The TÜ Molecular and Cell Biology Institute (IMCB) was founded 20 years ago. This Institute has been ranked among the top 1% in molecular biology. Prof Andres Metspalu is head of the Estonian Human Genome Project which is located within this Institute. Dr. Metspalu has carried out several years of postdoctoral training in the United States, including at Columbia University, Yale, and Baylor. Metspalu was one of the young Estonian molecular biologists who trained in the first Tartu University molecular biology laboratory that was established by Dr. Artur Lind. The first Estonian to receive his Ph.D. in molecular biology in 1975 was Mart Saarma. He trained also in Lind’s laboratory and is now a professor at the University of Helsinki.
On another day I attended a seminar given by one of the graduate students in developmental biology. This was a typical research progress talk done as a PowerPoint and given for feedback from the faculty and other students. I noticed that most of the graduate students were women. It seems this has become a trend in the last 4-5 years with male students going into more lucrative fields related to computing and business, rather than seeking advanced degrees in science and medicine. Academics and medicine are not fields that provide high salaries in Estonia. In talking with the faculty members, it appears most have heavy teaching loads, are expected to write grants and to do research. On the average grants mostly from the European Union are not as high as NIH grants.
TÜ Kliinikum at 8 Puusepa, Tartu
This is the main training hospital for the University of Tartu that brings all the different clinics and programs under one roof. After regaining its
independence in 1991, the Tartu University Hospital was reestablished in 1993. Then in January of 1998 the Estonian Government, University of Tartu, and the city of Tartu established together the Foundation Tartu University Hospital. The intent was to establish Tartu as a world-class healthcare center for Estonia and the hospital as the flagship of Estonian medicine. I had a chance to tour some of the Core facilities and found that the hospital is well on its way to being a first-class hospital! On the second floor is the Artur Linkberg auditorium and that is where I gave another talk dealing with my research on environmental influences and development of congenital heart defects. Prof. Linkberg was a surgeon in Tartu in the 1930’s and was very influential in the establishment of the hospital, its various programs and medical societies with the intent to have it one day be the flagship hospital for Estonia and the main medical training hospital. His vision came to fruition.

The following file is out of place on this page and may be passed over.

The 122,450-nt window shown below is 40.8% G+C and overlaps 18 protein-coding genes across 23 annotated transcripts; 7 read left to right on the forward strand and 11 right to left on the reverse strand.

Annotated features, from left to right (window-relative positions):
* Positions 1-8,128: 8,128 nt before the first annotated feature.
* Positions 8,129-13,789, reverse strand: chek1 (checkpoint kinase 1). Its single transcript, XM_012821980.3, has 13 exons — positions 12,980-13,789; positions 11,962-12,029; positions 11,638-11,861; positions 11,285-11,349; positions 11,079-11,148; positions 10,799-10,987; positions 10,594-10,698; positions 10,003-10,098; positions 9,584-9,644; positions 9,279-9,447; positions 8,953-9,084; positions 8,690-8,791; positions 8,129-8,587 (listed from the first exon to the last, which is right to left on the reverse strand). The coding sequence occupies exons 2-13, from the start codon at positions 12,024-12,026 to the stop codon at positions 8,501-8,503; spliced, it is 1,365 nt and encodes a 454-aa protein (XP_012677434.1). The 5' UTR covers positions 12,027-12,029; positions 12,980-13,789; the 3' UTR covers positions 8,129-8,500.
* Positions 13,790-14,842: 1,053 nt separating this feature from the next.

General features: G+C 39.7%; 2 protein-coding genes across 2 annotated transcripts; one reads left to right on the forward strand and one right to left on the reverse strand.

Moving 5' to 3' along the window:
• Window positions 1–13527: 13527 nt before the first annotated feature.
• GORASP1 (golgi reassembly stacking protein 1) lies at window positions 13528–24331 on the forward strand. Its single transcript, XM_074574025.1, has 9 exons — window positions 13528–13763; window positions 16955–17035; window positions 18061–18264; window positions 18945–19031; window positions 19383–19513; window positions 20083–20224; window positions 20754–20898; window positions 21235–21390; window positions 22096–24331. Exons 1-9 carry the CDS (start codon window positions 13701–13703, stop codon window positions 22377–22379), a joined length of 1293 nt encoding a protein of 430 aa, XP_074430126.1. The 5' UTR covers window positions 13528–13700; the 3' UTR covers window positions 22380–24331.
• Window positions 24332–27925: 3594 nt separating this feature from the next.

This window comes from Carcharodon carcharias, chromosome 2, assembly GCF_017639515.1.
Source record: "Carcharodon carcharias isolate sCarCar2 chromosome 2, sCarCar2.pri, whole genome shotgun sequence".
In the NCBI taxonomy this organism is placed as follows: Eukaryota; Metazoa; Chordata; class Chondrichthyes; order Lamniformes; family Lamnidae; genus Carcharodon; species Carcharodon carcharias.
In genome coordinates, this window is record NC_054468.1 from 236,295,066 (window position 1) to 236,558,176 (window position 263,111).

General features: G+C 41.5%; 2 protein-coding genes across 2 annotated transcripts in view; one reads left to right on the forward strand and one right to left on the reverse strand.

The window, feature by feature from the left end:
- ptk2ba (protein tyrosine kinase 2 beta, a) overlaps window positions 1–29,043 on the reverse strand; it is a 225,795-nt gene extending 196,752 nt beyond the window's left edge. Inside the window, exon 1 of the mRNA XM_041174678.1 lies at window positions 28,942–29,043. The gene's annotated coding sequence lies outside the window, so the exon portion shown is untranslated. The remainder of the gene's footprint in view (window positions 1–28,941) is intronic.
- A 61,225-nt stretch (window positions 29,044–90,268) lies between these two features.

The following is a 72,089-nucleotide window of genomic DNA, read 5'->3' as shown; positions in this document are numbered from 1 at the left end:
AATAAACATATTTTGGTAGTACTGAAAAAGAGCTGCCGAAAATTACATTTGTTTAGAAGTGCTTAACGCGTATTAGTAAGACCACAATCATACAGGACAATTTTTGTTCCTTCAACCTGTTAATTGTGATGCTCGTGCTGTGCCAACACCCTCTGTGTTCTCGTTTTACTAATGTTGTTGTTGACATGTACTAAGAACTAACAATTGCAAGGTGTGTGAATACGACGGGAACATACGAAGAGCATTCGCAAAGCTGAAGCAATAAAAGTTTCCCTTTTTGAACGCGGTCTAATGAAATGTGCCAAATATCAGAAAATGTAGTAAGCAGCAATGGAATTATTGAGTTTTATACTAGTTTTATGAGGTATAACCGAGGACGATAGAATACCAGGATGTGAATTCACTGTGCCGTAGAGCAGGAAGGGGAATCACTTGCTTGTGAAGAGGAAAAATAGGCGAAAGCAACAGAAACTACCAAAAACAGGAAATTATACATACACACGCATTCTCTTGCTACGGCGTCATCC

For me Linkberg’s name triggered a memory of my parents. Prof. Linkberg was a neighbor and a very good friend of my parents. My parents lived in Tartu in the 1930’s up until their departure when the Soviet occupation took place in September 1944. Thus within my family the Linkberg name was often mentioned. Never would I have thought that there would be a day in Tartu when I would present a lecture in an auditorium named in Linkberg’s honor! I began my lecture with a personal recollection of one of my parents’ conversation that demonstrated Dr. Linkberg must have had a really good sense of humor.
Later after my lecture Dr. Volli Järv, Director of Radiology, took Juri and myself around to see the hospital’s new
wing and Cores. It is impressive what Estonia and the University have been able to accomplish essentially in a relatively short time, since regaining its independence. They started out with outmoded instrumentation and a crumbling infrastructure to now the presently new gleaming medical facilities and state-of-the-art equipment. I saw at least four new MRI’s and there are
as many new CAT scanners, all interfaced with different workstations where doctors, nurses, technicians, or students would be analyzing the scans. I saw the same models of ultrasound instrumentation that I have seen at our own hospital in Florida. The old part of the hospital had been remodeled and the new part is no different than our US hospitals. I was impressed, when I recalled the poor state of the hospitals that I saw during the final years of the Soviet era. Twenty years of freedom has made a tremendous difference for this small country! The free-market economy is doing well in Estonia.